It must be great to be Paul McCartney. All that fame, all that money. And it must be terrible, too, because you have to compete with Paul McCartney, and a reputation that will last until the end of time.
It’s been that way from the beginning. In 1970, at the precise moment the Beatles were making public their inevitable split, Paul released a solo album, McCartney, which was instantly compared to his previous work, and found wanting. John Lennon and George Harrison didn’t like it. Many critics didn’t care for it, either. Too ragged, too full of half-baked ideas, lacking the hook-laden sound everyone expected from a Beatle. Almost 43 years later, it’s easy to hear what they were talking about. But you can also hear it as a declaration of independence—here’s what interests me, Paul is saying, here’s what’s important to me now. Let John and Phil Spector do whatever grandiose thing they’re doing to Let It Be—I’m unplugging over here.
Three tracks on the album stand out: “Maybe I’m Amazed,” which got a great deal of airplay for a song never released as a single (not until the 1977 live version), “Every Night,” which the Beatles noodled on during sessions in early 1969, and “That Would Be Something,” a track Harrison singled out as worthwhile. After the album was released, there wasn’t much left on the shelf—the 2011 re-release contains only a couple of unheard tracks alongside live versions of some of McCartney‘s tracks, all recorded later in the 1970s.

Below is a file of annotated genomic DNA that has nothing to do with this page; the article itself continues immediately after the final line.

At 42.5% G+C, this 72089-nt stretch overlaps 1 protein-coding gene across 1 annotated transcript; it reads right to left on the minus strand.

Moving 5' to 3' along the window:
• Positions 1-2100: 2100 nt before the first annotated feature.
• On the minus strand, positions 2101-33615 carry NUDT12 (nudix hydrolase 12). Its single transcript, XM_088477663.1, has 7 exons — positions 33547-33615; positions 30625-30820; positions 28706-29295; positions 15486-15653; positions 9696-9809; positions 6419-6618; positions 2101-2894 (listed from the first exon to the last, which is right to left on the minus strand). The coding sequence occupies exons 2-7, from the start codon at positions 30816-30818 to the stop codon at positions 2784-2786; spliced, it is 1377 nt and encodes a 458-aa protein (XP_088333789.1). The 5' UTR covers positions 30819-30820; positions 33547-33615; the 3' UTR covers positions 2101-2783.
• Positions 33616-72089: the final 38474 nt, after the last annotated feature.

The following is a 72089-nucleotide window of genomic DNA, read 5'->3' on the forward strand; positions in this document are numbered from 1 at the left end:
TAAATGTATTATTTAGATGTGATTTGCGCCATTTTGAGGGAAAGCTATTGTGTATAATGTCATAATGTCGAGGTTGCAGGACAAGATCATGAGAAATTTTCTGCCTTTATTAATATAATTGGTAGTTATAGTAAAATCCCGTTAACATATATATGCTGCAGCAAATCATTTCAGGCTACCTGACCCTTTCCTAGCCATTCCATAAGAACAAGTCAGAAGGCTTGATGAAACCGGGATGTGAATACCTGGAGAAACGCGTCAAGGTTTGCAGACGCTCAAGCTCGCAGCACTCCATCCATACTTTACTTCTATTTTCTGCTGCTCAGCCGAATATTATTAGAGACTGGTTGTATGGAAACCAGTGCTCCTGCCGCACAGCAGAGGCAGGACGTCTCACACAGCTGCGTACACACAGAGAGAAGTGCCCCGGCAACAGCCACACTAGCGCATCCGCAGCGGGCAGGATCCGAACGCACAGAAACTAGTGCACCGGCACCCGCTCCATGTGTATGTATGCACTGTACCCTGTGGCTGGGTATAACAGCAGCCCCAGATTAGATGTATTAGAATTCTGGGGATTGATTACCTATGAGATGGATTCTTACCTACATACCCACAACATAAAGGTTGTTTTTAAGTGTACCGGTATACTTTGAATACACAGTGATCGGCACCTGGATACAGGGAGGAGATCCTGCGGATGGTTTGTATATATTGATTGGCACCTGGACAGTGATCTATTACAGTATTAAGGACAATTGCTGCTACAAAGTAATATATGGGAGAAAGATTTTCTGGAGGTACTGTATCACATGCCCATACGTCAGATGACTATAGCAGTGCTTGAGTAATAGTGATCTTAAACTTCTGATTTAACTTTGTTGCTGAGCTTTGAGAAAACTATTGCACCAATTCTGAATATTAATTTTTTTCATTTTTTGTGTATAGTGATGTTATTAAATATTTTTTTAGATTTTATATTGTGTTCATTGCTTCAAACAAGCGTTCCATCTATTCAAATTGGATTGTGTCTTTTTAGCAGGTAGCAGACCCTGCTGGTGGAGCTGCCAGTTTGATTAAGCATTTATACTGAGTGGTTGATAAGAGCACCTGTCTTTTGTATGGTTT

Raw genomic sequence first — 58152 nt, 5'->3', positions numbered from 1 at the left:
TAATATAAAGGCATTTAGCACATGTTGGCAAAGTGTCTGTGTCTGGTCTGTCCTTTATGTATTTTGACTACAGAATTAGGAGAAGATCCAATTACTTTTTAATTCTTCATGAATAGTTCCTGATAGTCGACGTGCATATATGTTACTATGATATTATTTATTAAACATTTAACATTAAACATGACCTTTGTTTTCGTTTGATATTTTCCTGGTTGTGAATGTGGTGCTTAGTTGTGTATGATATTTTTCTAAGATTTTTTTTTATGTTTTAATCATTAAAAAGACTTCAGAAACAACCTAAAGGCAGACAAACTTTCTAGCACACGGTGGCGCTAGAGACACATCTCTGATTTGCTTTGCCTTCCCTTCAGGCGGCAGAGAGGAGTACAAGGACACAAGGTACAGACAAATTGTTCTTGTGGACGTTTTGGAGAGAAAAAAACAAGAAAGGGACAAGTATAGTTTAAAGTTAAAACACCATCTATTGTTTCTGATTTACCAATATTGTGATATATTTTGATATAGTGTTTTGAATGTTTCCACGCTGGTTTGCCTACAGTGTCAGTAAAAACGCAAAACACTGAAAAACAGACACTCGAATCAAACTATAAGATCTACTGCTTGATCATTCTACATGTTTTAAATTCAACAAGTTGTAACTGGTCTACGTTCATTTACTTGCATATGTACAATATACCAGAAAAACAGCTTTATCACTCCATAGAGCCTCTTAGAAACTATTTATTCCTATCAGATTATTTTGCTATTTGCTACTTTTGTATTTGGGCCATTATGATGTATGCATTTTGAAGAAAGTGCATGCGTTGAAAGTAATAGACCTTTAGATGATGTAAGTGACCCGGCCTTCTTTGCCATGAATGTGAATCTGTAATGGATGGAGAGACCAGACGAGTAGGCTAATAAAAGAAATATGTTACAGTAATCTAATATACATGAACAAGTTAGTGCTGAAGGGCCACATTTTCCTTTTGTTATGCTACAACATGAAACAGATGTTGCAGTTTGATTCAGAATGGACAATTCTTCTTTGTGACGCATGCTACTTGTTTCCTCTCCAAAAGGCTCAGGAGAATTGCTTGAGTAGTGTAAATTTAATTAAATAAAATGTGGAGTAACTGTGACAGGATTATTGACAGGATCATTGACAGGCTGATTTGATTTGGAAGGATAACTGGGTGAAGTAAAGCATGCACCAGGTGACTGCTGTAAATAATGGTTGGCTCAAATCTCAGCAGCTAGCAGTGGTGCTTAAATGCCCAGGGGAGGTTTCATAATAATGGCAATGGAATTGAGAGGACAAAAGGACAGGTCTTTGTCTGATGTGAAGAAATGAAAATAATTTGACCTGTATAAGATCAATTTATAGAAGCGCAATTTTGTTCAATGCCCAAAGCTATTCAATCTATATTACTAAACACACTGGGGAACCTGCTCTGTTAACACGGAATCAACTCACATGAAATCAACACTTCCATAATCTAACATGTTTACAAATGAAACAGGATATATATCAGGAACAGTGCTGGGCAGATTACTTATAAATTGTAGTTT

McCartney was released in April 1970, a couple of weeks before Let It Be. (Ringo had been deputized by John and George to go to Paul’s house and ask him to delay the release of his album, and when he did, Paul threw him out.) That brief head start allowed McCartney to reach #1 on the Billboard 200 album chart on May 23, 1970, where it stayed for three weeks before Let It Be overtook it. Take that as a hint about the next installment of this series.
Here’s “That Would Be Something,” a clip that features a nice montage of vintage photos.